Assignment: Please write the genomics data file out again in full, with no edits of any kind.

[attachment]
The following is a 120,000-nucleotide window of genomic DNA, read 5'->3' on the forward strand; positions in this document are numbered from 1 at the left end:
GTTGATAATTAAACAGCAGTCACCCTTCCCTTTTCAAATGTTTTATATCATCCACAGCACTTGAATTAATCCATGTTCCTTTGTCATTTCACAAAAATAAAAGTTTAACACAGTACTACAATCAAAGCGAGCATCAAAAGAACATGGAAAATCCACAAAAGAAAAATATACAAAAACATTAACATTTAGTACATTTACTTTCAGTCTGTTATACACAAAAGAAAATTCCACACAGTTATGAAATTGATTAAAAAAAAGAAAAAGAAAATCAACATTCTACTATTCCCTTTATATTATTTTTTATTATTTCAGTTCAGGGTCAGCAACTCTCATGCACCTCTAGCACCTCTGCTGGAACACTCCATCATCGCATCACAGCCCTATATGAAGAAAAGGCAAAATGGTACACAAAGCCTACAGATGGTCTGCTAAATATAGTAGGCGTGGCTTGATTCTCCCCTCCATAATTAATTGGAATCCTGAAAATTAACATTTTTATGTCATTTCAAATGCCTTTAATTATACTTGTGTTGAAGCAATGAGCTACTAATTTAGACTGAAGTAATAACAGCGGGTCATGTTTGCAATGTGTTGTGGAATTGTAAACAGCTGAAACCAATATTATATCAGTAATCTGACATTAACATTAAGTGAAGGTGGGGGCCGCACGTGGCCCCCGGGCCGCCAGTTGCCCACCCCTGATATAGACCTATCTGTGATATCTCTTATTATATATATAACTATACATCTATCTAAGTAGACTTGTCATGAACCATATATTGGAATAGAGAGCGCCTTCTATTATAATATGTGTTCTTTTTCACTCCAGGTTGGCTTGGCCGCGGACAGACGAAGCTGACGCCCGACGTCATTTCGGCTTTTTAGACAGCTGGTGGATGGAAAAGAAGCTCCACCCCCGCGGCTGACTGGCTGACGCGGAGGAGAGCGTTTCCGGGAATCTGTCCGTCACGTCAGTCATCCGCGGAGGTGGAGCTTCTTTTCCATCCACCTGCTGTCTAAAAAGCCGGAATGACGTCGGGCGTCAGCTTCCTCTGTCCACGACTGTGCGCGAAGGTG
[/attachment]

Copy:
The following is a 120,000-nucleotide window of genomic DNA, read 5'->3' on the forward strand; positions in this document are numbered from 1 at the left end:
GTTGATAATTAAACAGCAGTCACCCTTCCCTTTTCAAATGTTTTATATCATCCACAGCACTTGAATTAATCCATGTTCCTTTGTCATTTCACAAAAATAAAAGTTTAACACAGTACTACAATCAAAGCGAGCATCAAAAGAACATGGAAAATCCACAAAAGAAAAATATACAAAAACATTAACATTTAGTACATTTACTTTCAGTCTGTTATACACAAAAGAAAATTCCACACAGTTATGAAATTGATTAAAAAAAAGAAAAAGAAAATCAACATTCTACTATTCCCTTTATATTATTTTTTATTATTTCAGTTCAGGGTCAGCAACTCTCATGCACCTCTAGCACCTCTGCTGGAACACTCCATCATCGCATCACAGCCCTATATGAAGAAAAGGCAAAATGGTACACAAAGCCTACAGATGGTCTGCTAAATATAGTAGGCGTGGCTTGATTCTCCCCTCCATAATTAATTGGAATCCTGAAAATTAACATTTTTATGTCATTTCAAATGCCTTTAATTATACTTGTGTTGAAGCAATGAGCTACTAATTTAGACTGAAGTAATAACAGCGGGTCATGTTTGCAATGTGTTGTGGAATTGTAAACAGCTGAAACCAATATTATATCAGTAATCTGACATTAACATTAAGTGAAGGTGGGGGCCGCACGTGGCCCCCGGGCCGCCAGTTGCCCACCCCTGATATAGACCTATCTGTGATATCTCTTATTATATATATAACTATACATCTATCTAAGTAGACTTGTCATGAACCATATATTGGAATAGAGAGCGCCTTCTATTATAATATGTGTTCTTTTTCACTCCAGGTTGGCTTGGCCGCGGACAGACGAAGCTGACGCCCGACGTCATTTCGGCTTTTTAGACAGCTGGTGGATGGAAAAGAAGCTCCACCCCCGCGGCTGACTGGCTGACGCGGAGGAGAGCGTTTCCGGGAATCTGTCCGTCACGTCAGTCATCCGCGGAGGTGGAGCTTCTTTTCCATCCACCTGCTGTCTAAAAAGCCGGAATGACGTCGGGCGTCAGCTTCCTCTGTCCACGACTGTGCGCGAAGGTG